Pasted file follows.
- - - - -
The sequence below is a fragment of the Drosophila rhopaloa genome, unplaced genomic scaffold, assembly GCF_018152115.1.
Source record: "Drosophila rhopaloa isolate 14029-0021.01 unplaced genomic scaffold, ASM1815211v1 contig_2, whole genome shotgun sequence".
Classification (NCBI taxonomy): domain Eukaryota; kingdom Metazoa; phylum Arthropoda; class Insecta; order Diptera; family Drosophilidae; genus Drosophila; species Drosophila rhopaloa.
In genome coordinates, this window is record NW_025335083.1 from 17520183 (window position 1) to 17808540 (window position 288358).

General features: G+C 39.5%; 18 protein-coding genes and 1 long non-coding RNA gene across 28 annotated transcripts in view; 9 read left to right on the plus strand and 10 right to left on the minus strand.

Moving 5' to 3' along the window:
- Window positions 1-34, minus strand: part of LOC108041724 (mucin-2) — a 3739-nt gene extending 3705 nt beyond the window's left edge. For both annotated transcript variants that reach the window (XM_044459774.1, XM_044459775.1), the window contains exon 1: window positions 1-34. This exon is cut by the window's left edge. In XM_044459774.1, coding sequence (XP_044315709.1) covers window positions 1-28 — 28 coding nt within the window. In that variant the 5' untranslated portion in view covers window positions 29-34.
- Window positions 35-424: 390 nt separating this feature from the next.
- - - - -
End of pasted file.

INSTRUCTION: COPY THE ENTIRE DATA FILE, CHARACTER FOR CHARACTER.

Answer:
The sequence below is a fragment of the Drosophila rhopaloa genome, unplaced genomic scaffold, assembly GCF_018152115.1.
Source record: "Drosophila rhopaloa isolate 14029-0021.01 unplaced genomic scaffold, ASM1815211v1 contig_2, whole genome shotgun sequence".
Classification (NCBI taxonomy): domain Eukaryota; kingdom Metazoa; phylum Arthropoda; class Insecta; order Diptera; family Drosophilidae; genus Drosophila; species Drosophila rhopaloa.
In genome coordinates, this window is record NW_025335083.1 from 17520183 (window position 1) to 17808540 (window position 288358).

General features: G+C 39.5%; 18 protein-coding genes and 1 long non-coding RNA gene across 28 annotated transcripts in view; 9 read left to right on the plus strand and 10 right to left on the minus strand.

Moving 5' to 3' along the window:
- Window positions 1-34, minus strand: part of LOC108041724 (mucin-2) — a 3739-nt gene extending 3705 nt beyond the window's left edge. For both annotated transcript variants that reach the window (XM_044459774.1, XM_044459775.1), the window contains exon 1: window positions 1-34. This exon is cut by the window's left edge. In XM_044459774.1, coding sequence (XP_044315709.1) covers window positions 1-28 — 28 coding nt within the window. In that variant the 5' untranslated portion in view covers window positions 29-34.
- Window positions 35-424: 390 nt separating this feature from the next.